The mu-Opioid Receptor and Treatment Response to Naltrexone
2013 (English)In: Alcohol and Alcoholism, ISSN 0735-0414, E-ISSN 1464-3502, Vol. 48, no 4, 402-408 p.Article in journal (Refereed) Published
To evaluate the pharmacogenetic evidence relating to the use of opioid antagonists (in particular naltrexone) in treating patients with alcohol abuse problems.
Narrative review of pre-clinical and clinical published research regarding genetic modulation of psychotropic effects produced by alcohol and the therapeutic effects of opioid antagonists.
Alcohol activates brain reward pathways, leading to positive reinforcement of alcohol seeking and consumption. Thus, the underlying biological mechanisms may be targets for treatment, particularly in the early stages of addiction development. Alcohol reward is in part mediated by endogenous opioids. A single-nucleotide polymorphism (SNP) within the OPRM1 gene, A118G, leading to an amino acid change (Asn40Asp) in the extracellular portion of the receptor, has been implicated in alcoholism as well as in drug addiction, pain sensitivity and stress response, and in animal and human studies relates to the alcohol-dependent phenotype as well as to the treatment response to the µ-opioid antagonist naltrexone.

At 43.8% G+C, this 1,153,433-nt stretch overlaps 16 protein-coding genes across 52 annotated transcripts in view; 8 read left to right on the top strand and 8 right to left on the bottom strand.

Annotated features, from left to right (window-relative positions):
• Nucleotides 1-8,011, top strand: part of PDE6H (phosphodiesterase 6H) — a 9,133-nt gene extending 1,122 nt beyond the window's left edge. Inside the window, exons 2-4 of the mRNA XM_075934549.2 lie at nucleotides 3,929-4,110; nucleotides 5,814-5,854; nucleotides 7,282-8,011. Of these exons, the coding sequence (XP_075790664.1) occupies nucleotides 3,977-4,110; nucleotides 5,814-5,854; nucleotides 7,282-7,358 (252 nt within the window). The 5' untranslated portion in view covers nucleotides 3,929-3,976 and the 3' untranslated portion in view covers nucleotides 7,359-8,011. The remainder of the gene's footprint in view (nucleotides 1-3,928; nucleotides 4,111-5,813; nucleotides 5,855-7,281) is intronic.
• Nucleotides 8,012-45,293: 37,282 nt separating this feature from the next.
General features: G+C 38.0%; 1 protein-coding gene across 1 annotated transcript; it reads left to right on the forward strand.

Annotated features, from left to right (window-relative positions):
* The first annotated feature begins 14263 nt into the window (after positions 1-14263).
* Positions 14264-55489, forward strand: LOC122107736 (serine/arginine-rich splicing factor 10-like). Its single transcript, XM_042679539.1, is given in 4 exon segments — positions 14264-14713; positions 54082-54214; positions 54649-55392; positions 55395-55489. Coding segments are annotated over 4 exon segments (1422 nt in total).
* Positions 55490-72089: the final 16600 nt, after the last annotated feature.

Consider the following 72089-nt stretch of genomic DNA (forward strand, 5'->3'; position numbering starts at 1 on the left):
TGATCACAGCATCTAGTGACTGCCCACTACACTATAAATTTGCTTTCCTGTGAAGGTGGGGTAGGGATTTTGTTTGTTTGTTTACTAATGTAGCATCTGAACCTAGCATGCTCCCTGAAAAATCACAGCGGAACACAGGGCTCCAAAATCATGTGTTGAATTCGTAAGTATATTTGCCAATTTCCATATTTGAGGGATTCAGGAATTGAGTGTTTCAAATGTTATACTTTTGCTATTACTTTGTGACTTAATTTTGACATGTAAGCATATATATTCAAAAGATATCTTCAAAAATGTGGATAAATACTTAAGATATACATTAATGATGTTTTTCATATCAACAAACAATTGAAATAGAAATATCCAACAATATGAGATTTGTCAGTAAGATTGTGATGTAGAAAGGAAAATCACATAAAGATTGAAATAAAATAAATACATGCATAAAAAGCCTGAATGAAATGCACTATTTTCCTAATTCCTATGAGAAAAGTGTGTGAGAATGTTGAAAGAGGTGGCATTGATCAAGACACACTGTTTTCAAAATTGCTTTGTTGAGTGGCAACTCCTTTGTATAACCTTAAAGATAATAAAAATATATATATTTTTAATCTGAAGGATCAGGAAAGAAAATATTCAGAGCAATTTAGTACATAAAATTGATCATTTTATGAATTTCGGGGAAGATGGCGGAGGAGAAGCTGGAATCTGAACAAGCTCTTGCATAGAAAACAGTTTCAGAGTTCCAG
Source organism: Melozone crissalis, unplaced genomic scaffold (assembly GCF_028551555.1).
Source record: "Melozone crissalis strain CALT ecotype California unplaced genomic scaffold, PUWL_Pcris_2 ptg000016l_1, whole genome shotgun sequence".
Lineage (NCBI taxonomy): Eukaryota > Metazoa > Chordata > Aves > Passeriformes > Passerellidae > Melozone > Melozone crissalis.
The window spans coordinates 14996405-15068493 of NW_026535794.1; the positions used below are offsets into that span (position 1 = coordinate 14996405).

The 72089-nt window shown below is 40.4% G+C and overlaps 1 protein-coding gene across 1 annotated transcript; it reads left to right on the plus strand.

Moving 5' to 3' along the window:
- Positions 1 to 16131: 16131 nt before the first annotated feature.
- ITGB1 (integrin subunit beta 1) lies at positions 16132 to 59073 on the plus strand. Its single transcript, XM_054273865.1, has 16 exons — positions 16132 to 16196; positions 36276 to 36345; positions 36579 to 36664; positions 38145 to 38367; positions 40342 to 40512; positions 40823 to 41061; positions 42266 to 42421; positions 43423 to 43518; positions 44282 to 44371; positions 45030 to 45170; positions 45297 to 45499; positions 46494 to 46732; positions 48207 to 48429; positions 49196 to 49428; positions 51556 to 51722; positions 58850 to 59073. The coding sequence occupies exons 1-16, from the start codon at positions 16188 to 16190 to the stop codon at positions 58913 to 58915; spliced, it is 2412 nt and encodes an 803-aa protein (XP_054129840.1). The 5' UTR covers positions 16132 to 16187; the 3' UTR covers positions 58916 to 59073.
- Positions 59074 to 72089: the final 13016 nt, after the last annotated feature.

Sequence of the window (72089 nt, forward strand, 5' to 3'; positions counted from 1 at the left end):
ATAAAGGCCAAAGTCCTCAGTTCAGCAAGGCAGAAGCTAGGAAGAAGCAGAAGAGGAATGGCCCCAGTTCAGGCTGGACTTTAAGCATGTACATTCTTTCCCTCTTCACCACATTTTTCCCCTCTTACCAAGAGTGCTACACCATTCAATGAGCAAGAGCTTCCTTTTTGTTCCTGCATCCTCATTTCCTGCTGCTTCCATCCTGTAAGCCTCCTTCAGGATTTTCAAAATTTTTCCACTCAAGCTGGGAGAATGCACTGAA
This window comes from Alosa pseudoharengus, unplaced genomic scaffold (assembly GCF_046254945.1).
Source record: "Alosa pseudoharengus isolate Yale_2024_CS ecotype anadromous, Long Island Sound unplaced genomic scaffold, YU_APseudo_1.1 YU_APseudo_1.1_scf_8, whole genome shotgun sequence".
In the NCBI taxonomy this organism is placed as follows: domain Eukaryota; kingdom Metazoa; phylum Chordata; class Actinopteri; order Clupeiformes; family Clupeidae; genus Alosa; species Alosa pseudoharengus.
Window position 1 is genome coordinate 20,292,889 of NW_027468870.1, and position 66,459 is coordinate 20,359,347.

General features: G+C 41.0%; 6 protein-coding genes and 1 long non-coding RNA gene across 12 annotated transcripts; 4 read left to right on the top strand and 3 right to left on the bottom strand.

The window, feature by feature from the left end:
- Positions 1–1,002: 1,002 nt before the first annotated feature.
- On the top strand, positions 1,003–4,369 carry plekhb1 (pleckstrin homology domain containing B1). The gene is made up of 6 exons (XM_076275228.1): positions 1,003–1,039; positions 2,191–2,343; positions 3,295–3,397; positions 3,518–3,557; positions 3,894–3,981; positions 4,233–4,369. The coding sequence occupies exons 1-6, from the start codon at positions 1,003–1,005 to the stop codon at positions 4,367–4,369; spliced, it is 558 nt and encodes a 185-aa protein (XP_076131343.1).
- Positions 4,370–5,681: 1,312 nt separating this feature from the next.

The effect size reported in naltrexone clinical studies is often small, which may be due to heterogeneity among patients. Pharmacogenetic approaches may help guide us in the search for the appropriate treatment optimal for one patient's need.
Place, publisher, year, edition, pages
Oxford University Press, 2013. Vol. 48, no 4, 402-408 p.
addiction, alcohol, naltrexone, pharmacogenetics, OPRM1-A118G
Medical and Health Sciences
IdentifiersURN: urn:nbn:se:liu:diva-91026DOI: 10.1093/alcalc/agt030ISI: 000320856400006PubMedID: 23543091OAI: oai:DiVA.org:liu-91026DiVA: diva2:615724